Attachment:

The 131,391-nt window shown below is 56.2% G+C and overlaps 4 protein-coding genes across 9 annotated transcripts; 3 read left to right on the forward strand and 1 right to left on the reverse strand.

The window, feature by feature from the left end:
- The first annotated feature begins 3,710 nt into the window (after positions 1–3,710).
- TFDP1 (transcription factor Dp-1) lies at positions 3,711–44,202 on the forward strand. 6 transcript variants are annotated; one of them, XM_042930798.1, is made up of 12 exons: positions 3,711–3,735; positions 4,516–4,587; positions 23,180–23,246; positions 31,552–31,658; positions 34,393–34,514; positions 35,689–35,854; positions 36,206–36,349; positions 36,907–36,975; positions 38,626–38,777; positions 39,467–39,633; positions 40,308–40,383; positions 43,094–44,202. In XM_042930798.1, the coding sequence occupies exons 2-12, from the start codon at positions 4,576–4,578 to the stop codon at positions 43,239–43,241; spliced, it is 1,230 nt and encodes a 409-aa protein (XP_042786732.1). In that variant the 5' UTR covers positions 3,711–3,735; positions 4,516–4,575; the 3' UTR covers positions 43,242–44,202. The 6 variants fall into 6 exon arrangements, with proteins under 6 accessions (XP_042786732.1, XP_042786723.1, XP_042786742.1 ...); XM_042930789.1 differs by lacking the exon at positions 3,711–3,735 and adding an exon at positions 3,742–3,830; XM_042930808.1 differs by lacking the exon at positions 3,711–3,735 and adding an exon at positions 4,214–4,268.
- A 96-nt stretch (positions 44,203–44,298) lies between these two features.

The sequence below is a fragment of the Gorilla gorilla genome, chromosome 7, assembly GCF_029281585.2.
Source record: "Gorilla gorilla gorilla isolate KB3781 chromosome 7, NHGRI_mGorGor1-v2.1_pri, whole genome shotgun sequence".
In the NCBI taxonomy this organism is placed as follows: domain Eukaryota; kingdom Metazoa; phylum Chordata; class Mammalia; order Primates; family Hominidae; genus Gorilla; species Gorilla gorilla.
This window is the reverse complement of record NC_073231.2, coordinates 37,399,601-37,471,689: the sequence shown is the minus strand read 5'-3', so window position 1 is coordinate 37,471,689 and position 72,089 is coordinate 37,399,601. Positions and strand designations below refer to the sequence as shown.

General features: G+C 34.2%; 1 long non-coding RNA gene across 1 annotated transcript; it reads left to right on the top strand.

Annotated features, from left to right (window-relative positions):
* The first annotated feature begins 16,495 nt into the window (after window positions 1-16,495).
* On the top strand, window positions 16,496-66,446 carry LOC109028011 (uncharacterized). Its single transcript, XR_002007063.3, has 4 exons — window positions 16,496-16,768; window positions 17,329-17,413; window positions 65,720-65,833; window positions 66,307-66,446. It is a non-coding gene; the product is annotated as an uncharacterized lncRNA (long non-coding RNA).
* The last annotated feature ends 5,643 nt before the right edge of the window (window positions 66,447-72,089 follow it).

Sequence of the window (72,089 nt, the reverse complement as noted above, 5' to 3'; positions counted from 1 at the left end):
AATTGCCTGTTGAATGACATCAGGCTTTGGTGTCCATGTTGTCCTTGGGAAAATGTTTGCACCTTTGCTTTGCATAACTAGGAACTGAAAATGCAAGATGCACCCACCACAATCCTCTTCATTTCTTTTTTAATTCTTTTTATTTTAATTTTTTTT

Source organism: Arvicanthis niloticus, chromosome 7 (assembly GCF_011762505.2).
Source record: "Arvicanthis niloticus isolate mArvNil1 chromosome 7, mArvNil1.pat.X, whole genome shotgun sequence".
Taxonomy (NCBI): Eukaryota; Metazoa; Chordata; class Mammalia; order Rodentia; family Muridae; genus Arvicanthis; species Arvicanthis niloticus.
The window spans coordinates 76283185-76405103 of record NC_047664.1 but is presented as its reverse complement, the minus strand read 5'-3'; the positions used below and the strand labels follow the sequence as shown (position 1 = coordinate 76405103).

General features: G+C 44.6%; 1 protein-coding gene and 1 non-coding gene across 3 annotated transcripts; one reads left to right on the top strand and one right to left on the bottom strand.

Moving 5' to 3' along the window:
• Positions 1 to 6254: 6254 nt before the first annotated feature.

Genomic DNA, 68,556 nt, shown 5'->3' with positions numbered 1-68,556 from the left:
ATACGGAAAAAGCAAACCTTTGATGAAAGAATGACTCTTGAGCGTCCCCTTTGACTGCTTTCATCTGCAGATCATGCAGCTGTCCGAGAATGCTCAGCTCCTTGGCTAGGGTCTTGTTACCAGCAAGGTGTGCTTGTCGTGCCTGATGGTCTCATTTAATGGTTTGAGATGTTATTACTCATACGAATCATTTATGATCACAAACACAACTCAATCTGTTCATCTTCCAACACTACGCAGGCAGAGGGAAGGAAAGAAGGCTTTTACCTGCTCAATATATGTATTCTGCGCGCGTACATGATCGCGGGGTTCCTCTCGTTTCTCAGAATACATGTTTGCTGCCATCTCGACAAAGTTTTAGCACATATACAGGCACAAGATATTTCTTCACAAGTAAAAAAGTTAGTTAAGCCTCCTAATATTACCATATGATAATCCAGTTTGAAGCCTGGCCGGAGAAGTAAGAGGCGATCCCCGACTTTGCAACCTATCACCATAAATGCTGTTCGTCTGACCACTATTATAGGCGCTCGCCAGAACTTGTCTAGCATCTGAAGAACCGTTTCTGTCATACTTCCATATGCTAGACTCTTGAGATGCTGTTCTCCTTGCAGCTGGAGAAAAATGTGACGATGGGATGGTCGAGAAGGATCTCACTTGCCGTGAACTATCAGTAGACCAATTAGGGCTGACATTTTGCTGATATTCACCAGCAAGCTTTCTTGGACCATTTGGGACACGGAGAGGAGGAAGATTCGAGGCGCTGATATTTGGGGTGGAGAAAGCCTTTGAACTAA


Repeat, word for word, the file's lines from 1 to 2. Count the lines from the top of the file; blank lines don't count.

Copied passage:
The 131,391-nt window shown below is 56.2% G+C and overlaps 4 protein-coding genes across 9 annotated transcripts; 3 read left to right on the forward strand and 1 right to left on the reverse strand.

The window, feature by feature from the left end: